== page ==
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From Franco Perruna <>
Subject RE: Licensing Issue
Date Sat, 27 Jun 2015 20:07:23 GMT
 Am 27.06.2015 19:33 schrieb "Dennis E. Hamilton" <>:

> Sent off-list by mistake.  (fat-fingered the "To" list)
> -----Original Message-----
> From: Dennis E. Hamilton []
> Sent: Saturday, June 27, 2015 09:23
> To: 'Ted Dunning'
> Subject: RE: Licensing Issue
> The TL;DR My concern is about any statement that suggests claiming the
> whole work, not just the original aspect of the derivative, as under the
> copyright of the creator of the derivative.  Any attempt to enforce that
> can come to grief.  It is that one aspect of Ted’s statement about
> “claiming as one’s own” that I wanted to correct.  The making of the
> derivative of a CC0/public-domain work is not the problem, it is about any
> mistaken claim asserted over it.
>  - Dennis
> In the case of a CC0 or a public-domain work, the claiming of the
> derivative entire as under one’s own copyright will come to grief in
> litigation.  Not a likely case.  But it has happened in the past that
> usurpers have claimed such copyrights and used it as a threat against even
> the previous contributors.  The successful perpetrator believed that
> relicensing can happen this way, and the victims did not know otherwise.
> It is always good to be clear, especially in a combined work, what is
> subject to a particular claim.  The ASF policies on handling of third-party
> source codes is a good example.  Even though attribution is not necessarily
> a requirement, it demonstrates acting in good faith and I assume that
> matters a great deal to the Foundation.
> My favorite example of this has to do with how copyright is applied to
> republication of “The Wizard of Oz” book, long in the public domain.
> Print publishers do not always provide such clarity.  And one has no idea
> what private arrangements are made as part of the Rights & Permissions work
> that publishers (and film producers) go through.  I do note that many
> combined works provide an enumeration of original sources and sometimes
> “used with permission” notices, despite claiming copyright on the
> combination (also similar to what the LICENSE on an Apache Project release
> is tantamount to, since the ASF does not require copyright on contributions
> and that is quite deliberate.)
> The fundamental notion is a simple statement in the US Copyright code.  My
> own copyright subsists automatically and completely in the that portion of
> a work that (1) is copyrightable subject matter and (2) is my original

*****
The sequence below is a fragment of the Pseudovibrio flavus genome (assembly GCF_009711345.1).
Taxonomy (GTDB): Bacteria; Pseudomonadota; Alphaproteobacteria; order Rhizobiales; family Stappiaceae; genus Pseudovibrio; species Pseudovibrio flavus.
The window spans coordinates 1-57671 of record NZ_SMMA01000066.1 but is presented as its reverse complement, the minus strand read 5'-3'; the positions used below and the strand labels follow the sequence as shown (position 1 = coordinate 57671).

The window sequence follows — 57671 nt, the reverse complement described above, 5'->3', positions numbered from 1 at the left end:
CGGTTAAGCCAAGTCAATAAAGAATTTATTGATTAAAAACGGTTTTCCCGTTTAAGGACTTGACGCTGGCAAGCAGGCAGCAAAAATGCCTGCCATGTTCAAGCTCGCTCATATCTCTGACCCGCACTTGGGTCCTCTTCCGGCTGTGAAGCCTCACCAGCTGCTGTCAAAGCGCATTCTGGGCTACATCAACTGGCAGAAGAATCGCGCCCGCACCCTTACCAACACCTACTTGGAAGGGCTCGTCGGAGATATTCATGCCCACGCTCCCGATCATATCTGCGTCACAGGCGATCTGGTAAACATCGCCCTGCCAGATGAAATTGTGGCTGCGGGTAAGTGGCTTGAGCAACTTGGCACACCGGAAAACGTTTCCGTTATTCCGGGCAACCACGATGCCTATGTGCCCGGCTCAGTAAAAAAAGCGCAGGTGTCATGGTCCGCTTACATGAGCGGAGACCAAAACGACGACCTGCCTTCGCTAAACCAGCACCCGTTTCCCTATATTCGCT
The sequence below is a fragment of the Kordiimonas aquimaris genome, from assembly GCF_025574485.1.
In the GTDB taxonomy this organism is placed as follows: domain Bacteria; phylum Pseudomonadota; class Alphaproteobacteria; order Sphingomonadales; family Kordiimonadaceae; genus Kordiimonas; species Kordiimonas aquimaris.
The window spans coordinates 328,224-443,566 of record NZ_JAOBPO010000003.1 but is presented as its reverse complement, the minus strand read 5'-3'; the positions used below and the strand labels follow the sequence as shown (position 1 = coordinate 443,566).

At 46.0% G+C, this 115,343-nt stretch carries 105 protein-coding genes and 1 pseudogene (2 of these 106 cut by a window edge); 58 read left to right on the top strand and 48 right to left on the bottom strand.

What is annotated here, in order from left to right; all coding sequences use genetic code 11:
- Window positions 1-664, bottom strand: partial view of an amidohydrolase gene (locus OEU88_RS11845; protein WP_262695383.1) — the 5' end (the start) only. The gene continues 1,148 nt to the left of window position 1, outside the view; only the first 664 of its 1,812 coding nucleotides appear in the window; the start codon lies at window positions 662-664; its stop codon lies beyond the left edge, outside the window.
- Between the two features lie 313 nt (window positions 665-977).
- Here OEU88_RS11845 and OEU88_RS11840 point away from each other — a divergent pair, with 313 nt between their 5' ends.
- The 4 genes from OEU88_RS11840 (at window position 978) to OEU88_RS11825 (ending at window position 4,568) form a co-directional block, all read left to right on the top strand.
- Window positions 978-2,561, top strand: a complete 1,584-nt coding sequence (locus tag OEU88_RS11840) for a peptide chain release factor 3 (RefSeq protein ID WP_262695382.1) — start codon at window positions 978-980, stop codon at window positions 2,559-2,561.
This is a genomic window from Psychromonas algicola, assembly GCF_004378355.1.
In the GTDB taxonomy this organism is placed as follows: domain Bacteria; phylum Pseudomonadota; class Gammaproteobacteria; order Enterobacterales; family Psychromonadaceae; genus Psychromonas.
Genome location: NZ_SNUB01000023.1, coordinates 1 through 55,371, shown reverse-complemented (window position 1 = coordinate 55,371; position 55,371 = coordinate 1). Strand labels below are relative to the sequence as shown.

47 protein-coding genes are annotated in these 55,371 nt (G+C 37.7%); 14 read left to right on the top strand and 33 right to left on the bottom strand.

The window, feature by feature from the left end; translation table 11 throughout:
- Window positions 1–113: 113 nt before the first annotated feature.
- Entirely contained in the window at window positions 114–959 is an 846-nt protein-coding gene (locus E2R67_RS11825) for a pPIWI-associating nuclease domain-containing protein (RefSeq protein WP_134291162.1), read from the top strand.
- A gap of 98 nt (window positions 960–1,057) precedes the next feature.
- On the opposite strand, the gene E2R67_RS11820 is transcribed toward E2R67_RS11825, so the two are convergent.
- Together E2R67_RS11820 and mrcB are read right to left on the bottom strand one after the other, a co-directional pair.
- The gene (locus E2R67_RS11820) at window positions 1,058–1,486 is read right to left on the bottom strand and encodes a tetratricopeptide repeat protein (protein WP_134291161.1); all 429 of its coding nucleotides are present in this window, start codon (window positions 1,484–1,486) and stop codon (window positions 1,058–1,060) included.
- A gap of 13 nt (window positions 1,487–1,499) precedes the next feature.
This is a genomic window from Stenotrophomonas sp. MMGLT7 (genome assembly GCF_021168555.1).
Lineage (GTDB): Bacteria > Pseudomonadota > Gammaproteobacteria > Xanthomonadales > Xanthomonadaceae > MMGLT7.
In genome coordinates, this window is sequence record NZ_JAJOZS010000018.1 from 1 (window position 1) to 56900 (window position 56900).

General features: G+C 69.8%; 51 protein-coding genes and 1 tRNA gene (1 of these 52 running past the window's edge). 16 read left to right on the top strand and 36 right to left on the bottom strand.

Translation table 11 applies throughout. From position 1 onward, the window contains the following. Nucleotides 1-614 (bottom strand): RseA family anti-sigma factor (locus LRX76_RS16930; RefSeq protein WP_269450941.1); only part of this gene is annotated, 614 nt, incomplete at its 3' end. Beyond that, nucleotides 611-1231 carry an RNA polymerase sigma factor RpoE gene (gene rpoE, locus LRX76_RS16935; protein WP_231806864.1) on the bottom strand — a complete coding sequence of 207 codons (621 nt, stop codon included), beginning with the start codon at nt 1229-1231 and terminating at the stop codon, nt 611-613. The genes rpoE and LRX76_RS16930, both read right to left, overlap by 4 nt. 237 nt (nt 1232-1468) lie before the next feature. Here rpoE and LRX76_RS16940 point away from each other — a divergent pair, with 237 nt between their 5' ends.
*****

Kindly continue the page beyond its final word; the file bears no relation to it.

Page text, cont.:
> contribution.  And to nothing else in that derivative.
> This will not absolve me of infringement of the original source for a
> derivative absent it being public domain or absent my having a license to
> make a derivative (i.e., the open-source case) in accordance with the
> conditions on the license.  I could also have become an owner of the
> copyright by explicit or automatic transfer.
> I.e., Sun and Oracle became owners of the source code by
> virtue of a CLA that included a non-exclusive transfer of copyright.  They
> did not need that from their own employees because of the work-for-hire
> provision and probably particulars of their employment agreements.  This is
> what made Apache OpenOffice possible, because it only required a simple SGA
> from Oracle alone.
>  -- Dennis, who does not even play a lawyer on cable.
> PS: I recently had two technical papers published.  I did not make any
> copyright transfer.  The boilerplate notice on each paper has these
> wordings:
>    “… Copyright for components of this worked owned by others
>     than [Publisher] must be honored. ...
>    "Copyright is held by the owner/author(s).  Publication
>     rights licensed to [Publisher]."
> The combined proceedings which incorporates those papers has a notice of
> copyright by [Publisher] in the front matter.
> ----- Original Message -----
> From: Ted Dunning []
> Sent: Saturday, June 27, 2015 01:19
> To:; Dennis Hamilton
> Subject: Re: Licensing Issue
> On Sat, Jun 27, 2015 at 12:53 AM, Dennis E. Hamilton <
>> wrote:
> There's a difference between making a claim, affixing a notice, etc., and
> it being lawful and the right to having done so being legally defensible.
> I suspect this normally doesn't matter and is a trifle unless a conflict
> of some sort drags the usurper into court.  Finding plagiarism, even in a
> derivative, will be quite unfortunate.
> I am confused here.
> How is making a derivative work of a CC0 licensed work going to ever come
> to grief?

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